This section is from the book "The New Cookery", by Lenna Frances Cooper. Also available from Amazon: The New Cookery.
Exact proportions or correct measuring is as essential to good cooking as to the work of the chemist. Indeed the cook is dealing with chemical combinations as truly as is the pharmacist or chemist.
The following articles are necessary for measuring: half pint measuring cup divided into fourths and thirds, a tablespoon and case knife. Exact measurements call for level measurements.
The tablespoon and teaspoon should be the regulation size. Sets of measuring spoons may be bought at most hardware stores and at stores where kitchen furnishings are kept. To measure a cupful, fill to a little more than the brim by placing materials into the cup with a spoon, never dragging the cup through dry materials. With the cutting edge of the knife brush off all materials which are piled above the brim. Do not shake the cup to level the materials. For measuring liquids fill just to the brim.
To measure a tablespoonful, fill the spoon rounding or heaping full and with the cutting edge of the knife brush off all that extends above the edge of the spoon. If a half tablespoon is desired, divide the contents of the spoon lengthwise and push off one half. If a fourth is desired, divide the remaining half crosswise of the spoon and push off the portion not desired. If one-eighth is desired, divide the remaining one-fourth crosswise and push off the undesired portion. If one-third of a spoonful is desired, divide the contents of the spoon crosswise into thirds, pushing off the undesired portion. The teaspoon is measured in the same way.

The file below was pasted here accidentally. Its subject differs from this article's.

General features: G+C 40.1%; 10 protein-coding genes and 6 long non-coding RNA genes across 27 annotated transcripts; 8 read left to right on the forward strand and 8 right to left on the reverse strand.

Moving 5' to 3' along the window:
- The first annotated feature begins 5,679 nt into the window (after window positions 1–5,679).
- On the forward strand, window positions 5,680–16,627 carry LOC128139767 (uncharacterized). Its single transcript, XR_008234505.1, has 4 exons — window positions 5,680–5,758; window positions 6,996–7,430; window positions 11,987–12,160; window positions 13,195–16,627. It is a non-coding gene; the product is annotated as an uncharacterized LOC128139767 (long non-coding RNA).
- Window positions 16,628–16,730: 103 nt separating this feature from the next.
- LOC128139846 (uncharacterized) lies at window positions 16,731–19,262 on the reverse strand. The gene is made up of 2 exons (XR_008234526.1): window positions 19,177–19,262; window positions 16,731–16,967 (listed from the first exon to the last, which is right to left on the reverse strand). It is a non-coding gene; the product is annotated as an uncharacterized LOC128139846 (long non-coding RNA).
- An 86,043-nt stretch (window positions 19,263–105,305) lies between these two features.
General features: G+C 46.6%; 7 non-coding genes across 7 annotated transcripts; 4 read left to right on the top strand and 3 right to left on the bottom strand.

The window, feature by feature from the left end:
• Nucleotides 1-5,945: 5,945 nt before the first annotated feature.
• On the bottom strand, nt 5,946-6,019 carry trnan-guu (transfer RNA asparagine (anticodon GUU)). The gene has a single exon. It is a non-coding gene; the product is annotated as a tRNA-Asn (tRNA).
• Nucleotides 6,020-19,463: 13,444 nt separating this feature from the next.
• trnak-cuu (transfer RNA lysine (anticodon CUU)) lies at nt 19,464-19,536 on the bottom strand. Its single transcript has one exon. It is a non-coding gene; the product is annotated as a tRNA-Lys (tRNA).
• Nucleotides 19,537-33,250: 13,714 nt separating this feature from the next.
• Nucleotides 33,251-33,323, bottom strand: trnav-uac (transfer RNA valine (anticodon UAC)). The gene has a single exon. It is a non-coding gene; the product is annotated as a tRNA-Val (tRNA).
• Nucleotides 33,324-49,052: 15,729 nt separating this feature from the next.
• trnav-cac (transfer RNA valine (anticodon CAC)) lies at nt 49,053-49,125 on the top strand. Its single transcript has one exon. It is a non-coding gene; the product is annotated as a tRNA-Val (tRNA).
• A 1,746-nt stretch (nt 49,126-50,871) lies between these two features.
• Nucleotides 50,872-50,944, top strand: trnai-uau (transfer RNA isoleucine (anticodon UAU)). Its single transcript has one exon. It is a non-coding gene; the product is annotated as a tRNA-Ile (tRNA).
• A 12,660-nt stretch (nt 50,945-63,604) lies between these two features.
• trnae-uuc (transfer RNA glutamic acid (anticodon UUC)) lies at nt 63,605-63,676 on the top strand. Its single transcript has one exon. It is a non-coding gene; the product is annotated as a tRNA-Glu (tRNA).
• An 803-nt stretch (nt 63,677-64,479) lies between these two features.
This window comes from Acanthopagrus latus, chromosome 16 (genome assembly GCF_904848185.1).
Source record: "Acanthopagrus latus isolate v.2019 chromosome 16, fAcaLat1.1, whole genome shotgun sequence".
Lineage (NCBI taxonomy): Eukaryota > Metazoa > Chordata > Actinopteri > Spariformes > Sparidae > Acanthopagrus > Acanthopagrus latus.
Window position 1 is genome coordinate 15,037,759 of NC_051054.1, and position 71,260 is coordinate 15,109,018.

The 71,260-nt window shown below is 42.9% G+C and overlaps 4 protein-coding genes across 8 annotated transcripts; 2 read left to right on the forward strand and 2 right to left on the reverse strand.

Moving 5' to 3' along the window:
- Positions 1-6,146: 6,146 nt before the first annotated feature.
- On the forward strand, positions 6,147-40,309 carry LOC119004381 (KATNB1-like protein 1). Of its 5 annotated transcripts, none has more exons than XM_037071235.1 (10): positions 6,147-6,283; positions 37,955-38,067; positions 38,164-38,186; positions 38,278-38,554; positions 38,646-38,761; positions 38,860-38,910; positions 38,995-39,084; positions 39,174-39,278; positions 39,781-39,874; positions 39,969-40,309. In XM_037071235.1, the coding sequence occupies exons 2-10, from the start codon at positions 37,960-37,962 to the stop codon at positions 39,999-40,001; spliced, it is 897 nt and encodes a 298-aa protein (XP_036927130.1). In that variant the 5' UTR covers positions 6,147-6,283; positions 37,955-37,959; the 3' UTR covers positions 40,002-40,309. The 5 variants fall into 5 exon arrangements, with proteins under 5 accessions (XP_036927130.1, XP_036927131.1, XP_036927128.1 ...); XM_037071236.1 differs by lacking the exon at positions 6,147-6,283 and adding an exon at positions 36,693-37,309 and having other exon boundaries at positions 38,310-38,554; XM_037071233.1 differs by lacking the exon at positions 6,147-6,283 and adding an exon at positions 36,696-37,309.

To measure spoonfuls of liquid dip the spoon into the liquid.
To measure butter or other solid fats, pack solidly into the measure and level off with the knife the same as for dry materials.
It may sometimes be necessary to vary the constituents somewhat owing to the variation in the quality of the materials. Recipes in which flour plays an important part are necessarily only guides, as different qualities or varieties of flour require different amounts of liquid. A recipe in which eggs form a chief constituent may also be varied according to the size of the eggs. Materials which pack, such as flour, powdered sugar, corn meal, etc., should be sifted or stirred before measuring.
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